Navigate Yoozpaper

Yoozpaper Front Page
The Yoozpaper
Yoozer Profile
Profile
Shared Paper
Shared Paper
Create Newspaper
Create Paper
Create Customized Paper
Custom Paper
Create Album
Create Album
Yoozer Notifications
Notifications
Edit Profile
Edit Profile
Login
Login

 
 
 
Login on Yoozpaper Facebook Login

Germany cuts CO2 targets for industry ahead of Morocco talks

Written by on


Germany cuts CO2 targets for industry ahead of Morocco talks


0 YOOZ this

BERLIN The German government has bowed to pressure to water down its CO2 reduction targets for industry in the final version of its climate action plan, a document seen by Reuters showed.
Chancellor Angela Merkel's government is determined to hammer out the final details this week so that Environment Minister Barbara Hendricks can present the plan at global climate talks in Morocco next week.
The government is now calling for German industry to cut its CO2 emissions by 20 rather than 30 percent by 2030 compared with 2014, according to the document which was seen on Friday.
The plan sets out how Europe's biggest economy expects to move away from fossil fuels and cut CO2 emissions by 95 percent by 2050 to implement pledges made as part of a global climate treaty agreed in Paris in September 2015.
A leader of the Greens, Anton Hofreiter, said the watered-down goals as showed how Germany, which once considered itself a leader in climate protection, has gone off course.
"The climate protection plan remains just a skeleton," he said. "There still aren't any clear goals or measures. This government is afraid to tackle issues like more CO2-free vehicles on the road or closing down coal-burning plants."
In the new plan, the emissions-cutting target for power stations was reduced, although only slightly.
Economy Minister Sigmar Gabriel, leader of the Social Democrats (SPD) who share power with Merkel's conservatives, blocked a deal late on Tuesday on the initial plan, aimed at cutting German CO2 emissions by 55 percent by 2030.
His unexpected veto came after trade union IG BCE, with the support of the BDI industry group, raised concerns about plans for Germany to end its use of brown coal amid calls for it to set out a timetable for ending coal-fired power production.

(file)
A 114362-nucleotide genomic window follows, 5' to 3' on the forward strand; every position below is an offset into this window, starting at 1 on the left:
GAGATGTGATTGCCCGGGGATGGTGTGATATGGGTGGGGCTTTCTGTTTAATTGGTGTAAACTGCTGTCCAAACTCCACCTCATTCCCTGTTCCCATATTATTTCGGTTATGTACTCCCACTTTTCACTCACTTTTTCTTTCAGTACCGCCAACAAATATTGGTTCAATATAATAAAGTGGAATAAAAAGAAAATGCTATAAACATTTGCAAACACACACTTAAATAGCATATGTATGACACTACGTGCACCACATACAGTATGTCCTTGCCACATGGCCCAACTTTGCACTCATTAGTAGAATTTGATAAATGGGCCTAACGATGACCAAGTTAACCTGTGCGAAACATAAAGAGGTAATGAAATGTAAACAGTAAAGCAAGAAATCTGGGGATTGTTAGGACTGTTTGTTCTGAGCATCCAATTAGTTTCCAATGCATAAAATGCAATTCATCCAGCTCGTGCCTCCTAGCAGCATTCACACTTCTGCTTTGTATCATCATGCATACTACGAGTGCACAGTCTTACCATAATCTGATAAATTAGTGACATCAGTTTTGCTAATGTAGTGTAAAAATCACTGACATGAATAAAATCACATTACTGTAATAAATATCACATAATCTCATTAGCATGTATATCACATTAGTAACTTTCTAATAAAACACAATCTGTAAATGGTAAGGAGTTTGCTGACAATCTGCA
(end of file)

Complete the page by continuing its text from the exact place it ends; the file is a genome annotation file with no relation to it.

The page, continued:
Gabriel said it was important to achieve ambitious climate and energy policies that also take into account modernization, economic growth and job security.
The document also dropped a previous government call to set a minimum price for carbon permits auctioned by countries under the EU’s Emissions Trading System (ETS).
The ETS charges power plants and factories for every ton of carbon dioxide they emit, but to stop industries moving their operations to countries with looser environmental regulations, many firms have been handed free permits.
The German document suggested 10 percent of the most efficient plants in sectors that could be vulnerable to so-called carbon leakage should continue to get free allowances.
EU lawmakers are currently working on reforms of the market that will reduce the share of free carbon permits handed out after 2020 as part of an effort to fix the oversupply in the system and boost prices.

(Additional reporting by Susanna Twidale; Writing by Michael Nienaber and Erik Kirschbaum,; Editing by Hugh Lawson and Alexander Smith)

This is from Fri, 11 Nov 2016 12:17:09 -0500 by By Markus Wacket

It is from http://www.reuters.com/article/us-germany-climatechange-idUSKBN136132?feedType=RSS&feedName=environmentNews

Return to Reuters Environment News.





Yoozpaper is a social network of online newspapers written by individuals or groups. Yoozpaper takes free articles that members write and formats them as an online newspaper.

Articles Of The Week

Serena Williams Confirms Pregnancy On Snapchat

Data science could keep United out of more trouble

'Jersey Boys' and more coming to Norwegian Bliss

Open project collaboration from elementary to university classrooms

Does the Bunk Bed Work in the Children Bed room?